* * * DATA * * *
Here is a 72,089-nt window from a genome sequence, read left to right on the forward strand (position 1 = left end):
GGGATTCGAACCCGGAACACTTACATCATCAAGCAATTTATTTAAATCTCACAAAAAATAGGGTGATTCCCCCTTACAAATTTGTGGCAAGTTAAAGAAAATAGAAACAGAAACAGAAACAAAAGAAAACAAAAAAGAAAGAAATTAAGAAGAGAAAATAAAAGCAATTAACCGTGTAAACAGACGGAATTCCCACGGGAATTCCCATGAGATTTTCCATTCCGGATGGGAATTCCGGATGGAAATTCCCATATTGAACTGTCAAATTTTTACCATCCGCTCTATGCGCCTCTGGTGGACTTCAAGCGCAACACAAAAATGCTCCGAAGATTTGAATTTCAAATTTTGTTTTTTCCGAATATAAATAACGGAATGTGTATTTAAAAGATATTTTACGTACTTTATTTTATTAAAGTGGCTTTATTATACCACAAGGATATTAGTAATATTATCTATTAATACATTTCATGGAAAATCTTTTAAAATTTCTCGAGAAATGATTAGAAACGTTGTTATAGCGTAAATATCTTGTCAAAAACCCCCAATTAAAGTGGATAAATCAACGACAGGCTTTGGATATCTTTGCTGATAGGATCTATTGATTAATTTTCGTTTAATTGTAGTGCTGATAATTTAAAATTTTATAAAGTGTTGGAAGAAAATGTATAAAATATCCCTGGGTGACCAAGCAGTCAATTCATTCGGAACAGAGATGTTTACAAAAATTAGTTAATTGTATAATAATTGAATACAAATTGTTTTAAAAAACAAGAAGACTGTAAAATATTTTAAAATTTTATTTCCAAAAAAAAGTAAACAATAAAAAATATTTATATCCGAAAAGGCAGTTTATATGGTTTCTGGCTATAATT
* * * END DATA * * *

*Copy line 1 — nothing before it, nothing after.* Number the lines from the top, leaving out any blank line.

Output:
Here is a 72,089-nt window from a genome sequence, read left to right on the forward strand (position 1 = left end):